“Amid the heightened uncertainty of the COVID-19 pandemic, mental well-being is more important than ever,” said Mayor Jim Kenney. COVID-19 induced stress is compounded by the fact that, according to the American Psychiatric Association, LGBTQ people are more than twice as likely to have a mental health disorder than the general population. To meet this need, the city of Philadelphia and Independence Blue Cross (IBX) collaborated to sponsor #MindPHL Together, a campaign to raise awareness around mental health and to provide the public with mental health resources.
The campaign aims to help the public come to a better understanding of mental health and well-being. It also seeks to alleviate the stigma on those who seek help. In fact, #MindPHL encourages Philadelphians to be self-aware about their own mental health needs and to seek help.
Vice President of Medical Affairs for Independence Blue Cross Dr. Ginny Calega said #MindPHL Together began as a “public-private collaboration.” “Following the release of the Blue Cross Blue Shield Association’s (BCBSA) Health of America report about millennial health and the national Millennial Health Forum co-hosted by Independence and BCBSA in Philadelphia last year,” said Dr. Calega, “Independence had created a public awareness campaign about mental health this spring. It was set to launch this new campaign when the pandemic hit. So, it was an easy ‘yes’ when representatives from the City of Philadelphia asked our CEO, Dan Hilferty, if Independence might be interested in working together on a mental health campaign in the face of the pandemic. The result of this collaboration, the #MindPHL Together campaign, was launched on May 4 at the start of Mental Health Awareness Month.”
“During this unprecedented time,” said Mayor Kenney, “many of us are experiencing loss, anxiety, stress, or overwhelming sadness. I want to remind Philadelphians to be mindful, know you are not alone, and that it’s okay to seek help for these and other symptoms.” According to the American Psychiatric Association, LGBTQ people are 2.5 times more likely than the general population to experience anxiety, depression, and substance misuse issues. Additionally, a study by Chapin Hall at the University of Chicago states that LGBTQ youth are more than 120% more likely to experience homelessness. Homelessness during a time of COVID-19 presents many complications as well, including a lack of access to healthcare, let alone mental healthcare. It stands to reason, then, that the LGBTQ community is particularly hard hit by COVID-19 induced or exacerbated mental health disorders.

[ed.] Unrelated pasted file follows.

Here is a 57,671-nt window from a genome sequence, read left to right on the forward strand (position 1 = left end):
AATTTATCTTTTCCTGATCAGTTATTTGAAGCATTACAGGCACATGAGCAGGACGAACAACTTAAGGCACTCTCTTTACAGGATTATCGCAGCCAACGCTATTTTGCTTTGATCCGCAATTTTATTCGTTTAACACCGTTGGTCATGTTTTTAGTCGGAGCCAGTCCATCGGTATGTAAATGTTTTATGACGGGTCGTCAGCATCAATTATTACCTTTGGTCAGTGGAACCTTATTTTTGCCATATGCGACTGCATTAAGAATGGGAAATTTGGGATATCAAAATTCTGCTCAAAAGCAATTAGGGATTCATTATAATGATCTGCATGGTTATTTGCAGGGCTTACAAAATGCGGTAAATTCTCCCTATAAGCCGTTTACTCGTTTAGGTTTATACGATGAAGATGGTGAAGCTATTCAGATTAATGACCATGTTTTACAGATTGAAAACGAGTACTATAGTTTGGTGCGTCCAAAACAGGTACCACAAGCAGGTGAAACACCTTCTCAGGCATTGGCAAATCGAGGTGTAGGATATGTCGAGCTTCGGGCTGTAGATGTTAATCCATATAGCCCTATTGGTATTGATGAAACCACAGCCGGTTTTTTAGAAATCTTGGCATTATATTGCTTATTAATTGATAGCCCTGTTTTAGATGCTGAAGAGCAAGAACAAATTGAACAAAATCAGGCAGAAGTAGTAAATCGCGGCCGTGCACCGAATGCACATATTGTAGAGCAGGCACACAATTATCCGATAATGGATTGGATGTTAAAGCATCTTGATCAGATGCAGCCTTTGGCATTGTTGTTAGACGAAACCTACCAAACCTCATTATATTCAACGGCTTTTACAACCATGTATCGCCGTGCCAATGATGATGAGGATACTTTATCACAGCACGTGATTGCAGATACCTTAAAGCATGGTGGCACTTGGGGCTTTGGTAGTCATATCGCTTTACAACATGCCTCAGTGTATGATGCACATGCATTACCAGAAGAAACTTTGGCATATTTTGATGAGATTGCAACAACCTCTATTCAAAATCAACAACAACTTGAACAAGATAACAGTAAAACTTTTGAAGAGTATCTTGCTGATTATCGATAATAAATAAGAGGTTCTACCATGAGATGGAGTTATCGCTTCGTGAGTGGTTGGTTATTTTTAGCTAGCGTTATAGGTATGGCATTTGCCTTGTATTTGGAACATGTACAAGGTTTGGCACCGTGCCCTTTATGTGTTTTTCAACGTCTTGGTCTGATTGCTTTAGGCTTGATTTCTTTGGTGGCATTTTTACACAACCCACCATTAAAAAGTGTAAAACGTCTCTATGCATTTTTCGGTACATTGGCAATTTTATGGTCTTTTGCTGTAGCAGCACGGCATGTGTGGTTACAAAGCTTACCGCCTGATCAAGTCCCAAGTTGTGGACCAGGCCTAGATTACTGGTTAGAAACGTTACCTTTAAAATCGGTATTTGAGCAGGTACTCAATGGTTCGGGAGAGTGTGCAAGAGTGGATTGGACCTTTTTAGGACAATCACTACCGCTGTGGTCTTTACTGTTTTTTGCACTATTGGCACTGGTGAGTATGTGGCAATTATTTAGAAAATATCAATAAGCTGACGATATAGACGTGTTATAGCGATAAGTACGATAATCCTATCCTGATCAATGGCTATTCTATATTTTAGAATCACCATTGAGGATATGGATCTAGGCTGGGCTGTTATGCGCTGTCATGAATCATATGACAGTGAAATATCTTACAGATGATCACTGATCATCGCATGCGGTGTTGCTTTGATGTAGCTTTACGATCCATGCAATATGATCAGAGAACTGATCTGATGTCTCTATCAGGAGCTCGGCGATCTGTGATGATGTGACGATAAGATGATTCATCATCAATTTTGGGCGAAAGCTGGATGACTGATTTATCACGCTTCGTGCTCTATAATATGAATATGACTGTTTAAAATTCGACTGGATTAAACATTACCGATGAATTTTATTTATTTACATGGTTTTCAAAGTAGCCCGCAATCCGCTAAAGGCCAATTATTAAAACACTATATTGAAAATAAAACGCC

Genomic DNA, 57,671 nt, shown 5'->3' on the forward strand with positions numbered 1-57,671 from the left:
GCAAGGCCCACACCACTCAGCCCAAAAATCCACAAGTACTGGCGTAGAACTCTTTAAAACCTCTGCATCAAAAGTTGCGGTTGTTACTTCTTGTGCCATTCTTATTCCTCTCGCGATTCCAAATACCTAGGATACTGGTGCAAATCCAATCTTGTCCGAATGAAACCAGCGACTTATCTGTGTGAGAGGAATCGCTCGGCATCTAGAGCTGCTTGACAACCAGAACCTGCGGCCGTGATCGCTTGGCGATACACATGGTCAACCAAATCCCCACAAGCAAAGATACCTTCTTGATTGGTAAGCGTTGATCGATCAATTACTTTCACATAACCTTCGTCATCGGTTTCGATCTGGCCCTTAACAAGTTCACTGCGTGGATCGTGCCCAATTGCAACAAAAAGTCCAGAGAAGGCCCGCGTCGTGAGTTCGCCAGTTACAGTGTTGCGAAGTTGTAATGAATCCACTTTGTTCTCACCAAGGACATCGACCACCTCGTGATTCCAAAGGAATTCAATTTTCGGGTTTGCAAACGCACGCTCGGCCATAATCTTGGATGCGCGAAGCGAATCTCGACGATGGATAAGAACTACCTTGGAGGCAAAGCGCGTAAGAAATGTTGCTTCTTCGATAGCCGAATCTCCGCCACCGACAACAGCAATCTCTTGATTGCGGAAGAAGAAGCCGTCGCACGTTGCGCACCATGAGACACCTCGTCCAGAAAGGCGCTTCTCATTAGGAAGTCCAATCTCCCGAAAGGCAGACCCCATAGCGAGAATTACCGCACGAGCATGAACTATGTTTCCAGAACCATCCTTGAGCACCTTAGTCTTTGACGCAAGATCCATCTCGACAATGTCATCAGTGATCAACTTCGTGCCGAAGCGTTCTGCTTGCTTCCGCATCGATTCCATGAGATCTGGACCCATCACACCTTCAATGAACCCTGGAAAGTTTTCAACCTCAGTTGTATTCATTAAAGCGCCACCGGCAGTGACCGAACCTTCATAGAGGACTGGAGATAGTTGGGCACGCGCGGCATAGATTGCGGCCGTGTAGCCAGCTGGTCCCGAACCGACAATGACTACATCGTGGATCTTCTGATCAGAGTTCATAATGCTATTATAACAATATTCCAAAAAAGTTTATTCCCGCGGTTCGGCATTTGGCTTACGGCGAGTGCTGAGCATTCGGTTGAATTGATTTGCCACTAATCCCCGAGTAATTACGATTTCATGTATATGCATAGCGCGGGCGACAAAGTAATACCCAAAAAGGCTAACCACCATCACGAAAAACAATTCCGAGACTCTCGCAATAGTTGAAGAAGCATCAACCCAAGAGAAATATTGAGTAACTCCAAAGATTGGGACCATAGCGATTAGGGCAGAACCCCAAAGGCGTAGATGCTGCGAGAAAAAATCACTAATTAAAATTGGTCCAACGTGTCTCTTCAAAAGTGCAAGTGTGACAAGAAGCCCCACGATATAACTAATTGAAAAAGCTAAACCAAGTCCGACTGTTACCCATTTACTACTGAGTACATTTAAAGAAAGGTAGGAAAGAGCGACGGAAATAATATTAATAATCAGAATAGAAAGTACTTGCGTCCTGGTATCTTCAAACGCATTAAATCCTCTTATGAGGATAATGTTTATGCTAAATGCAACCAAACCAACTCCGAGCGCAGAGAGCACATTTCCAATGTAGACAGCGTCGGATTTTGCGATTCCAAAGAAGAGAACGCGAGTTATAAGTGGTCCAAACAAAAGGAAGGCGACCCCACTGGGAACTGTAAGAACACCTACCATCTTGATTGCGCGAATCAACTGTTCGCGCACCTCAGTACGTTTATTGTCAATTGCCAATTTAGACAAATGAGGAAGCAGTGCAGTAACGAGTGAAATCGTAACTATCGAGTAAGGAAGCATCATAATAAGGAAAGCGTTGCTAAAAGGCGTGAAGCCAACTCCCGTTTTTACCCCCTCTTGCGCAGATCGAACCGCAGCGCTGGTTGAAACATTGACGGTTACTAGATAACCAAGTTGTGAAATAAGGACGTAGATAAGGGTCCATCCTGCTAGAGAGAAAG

Concerning LGBTQ mental health issues, Dr. Calega said that the “campaign has strived to develop a communications plan that will reach a wide audience that includes the LGBTQ community.” There are, however, no LGBTQ-specific resources listed on the campaign’s website. But LGBTQ people can benefit from the city and IBX’s initiative to destigmatize mental health or from the more general resources listed on the site. Omoiye Kinney, communications director from Philadelphia’s Office of Behavioral Health and Disability Services (DBHIBS), said that the city had released a resource guide for the city’s LGBTQ community. “In addition,” said Kinney, “DBHIBS is currently working to transition its internal LGBT+ competence trainings to a remote platform and to improve the quality of care we fund for the LGBT+ community.” Beyond the city’s resources, the Mazzoni Center currently offers remote outpatient counseling and recovery services for LGBTQ people.
“Beyond the physical impacts of COVID-19,” finished Dr. Calega, “we know that so many are experiencing mental health effects — caused by loss, stress, isolation, and financial hardship. We can’t let the mental health impacts of COVID spread silently like the disease itself.”
To get LGBTQ-specific mental health help, contact the Mazzoni Center at 215-563-0652, ext. 582. Or, visit their website at www.mazzonicenter.org/counseling-and-recovery-services
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